Early Greek Philosophy by John Burnet, with Burnet's notes
45. Pythagoras as a Man of Science 47. The Figures

From Chapter II., Science and Religion

46. Arithmetic
In his treatise on Arithmetic, Aristoxenos said that Pythagoras was the first to carry that study beyond the needs of commerce,71 and his statement is confirmed by everything we otherwise know. By the end of the fifth century B.C. we find that there is a widespread interest in such subjects and that these are studied for their own sake. Now this new interest cannot have been wholly the work of a school; it must have originated with some great man, and there is no one but Pythagoras to whom we can refer it. As, however, he wrote nothing, we have no sure means of distinguishing his own teaching from that of his followers in the next generation or two. All we can safely say is that, the more primitive any Pythagorean doctrine appears, the more likely it is to be that of Pythagoras himself, and all the more so if it can be shown to have points of contact with views which we know to have been held in his own time or shortly before it. In particular, when we find the later Pythagoreans teaching things that were already something of an anachronism in their own day, we may be pretty sure we are dealing with survivals which only the authority of the master's name could have preserved. Some of these must be mentioned at once, though the developed system belongs to a later part of our story. It is only by separating its earliest form from its later that the place of Pythagoreanism in Greek thought can be made clear, though we must remember that no one can now pretend to draw the line between its successive stages with any certainty.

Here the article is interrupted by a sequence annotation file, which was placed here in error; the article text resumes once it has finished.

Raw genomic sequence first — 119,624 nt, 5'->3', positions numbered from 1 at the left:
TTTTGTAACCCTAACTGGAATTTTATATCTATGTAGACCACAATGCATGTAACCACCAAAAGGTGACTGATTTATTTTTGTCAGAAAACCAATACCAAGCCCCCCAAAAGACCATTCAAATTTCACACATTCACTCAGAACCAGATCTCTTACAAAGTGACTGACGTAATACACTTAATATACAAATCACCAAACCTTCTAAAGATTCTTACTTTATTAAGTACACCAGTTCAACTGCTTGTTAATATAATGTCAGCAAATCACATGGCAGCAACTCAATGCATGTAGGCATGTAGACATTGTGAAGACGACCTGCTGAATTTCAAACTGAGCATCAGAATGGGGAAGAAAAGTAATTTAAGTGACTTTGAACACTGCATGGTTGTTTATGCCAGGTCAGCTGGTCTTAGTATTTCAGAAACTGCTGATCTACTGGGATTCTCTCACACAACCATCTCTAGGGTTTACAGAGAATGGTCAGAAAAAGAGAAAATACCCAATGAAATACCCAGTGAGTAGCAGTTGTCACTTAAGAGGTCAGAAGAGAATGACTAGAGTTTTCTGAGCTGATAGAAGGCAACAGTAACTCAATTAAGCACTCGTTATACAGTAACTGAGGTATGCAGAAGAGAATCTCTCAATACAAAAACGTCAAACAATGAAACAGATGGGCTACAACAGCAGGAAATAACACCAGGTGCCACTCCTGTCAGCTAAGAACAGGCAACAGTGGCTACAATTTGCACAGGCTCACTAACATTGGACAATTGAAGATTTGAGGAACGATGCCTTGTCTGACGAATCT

Burnet's Notes

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71. Stob. i. p. 20, 1, ἐκ τῶν Ἀριστοξένου περὶ ἀριθμητικῆς, Τὴν δὲ περὶ τοὺς ἀριθμοὺς πραγματείαν μάλιστα πάντων τιμῆσαι δοκεῖ Πυθαγόρας καὶ προαγαγεῖν ἐπὶ τὸ πρόσθεν ἀπαγαγὼν ἀπὸ τῆς τῶν ἐμπόρων χρείας




















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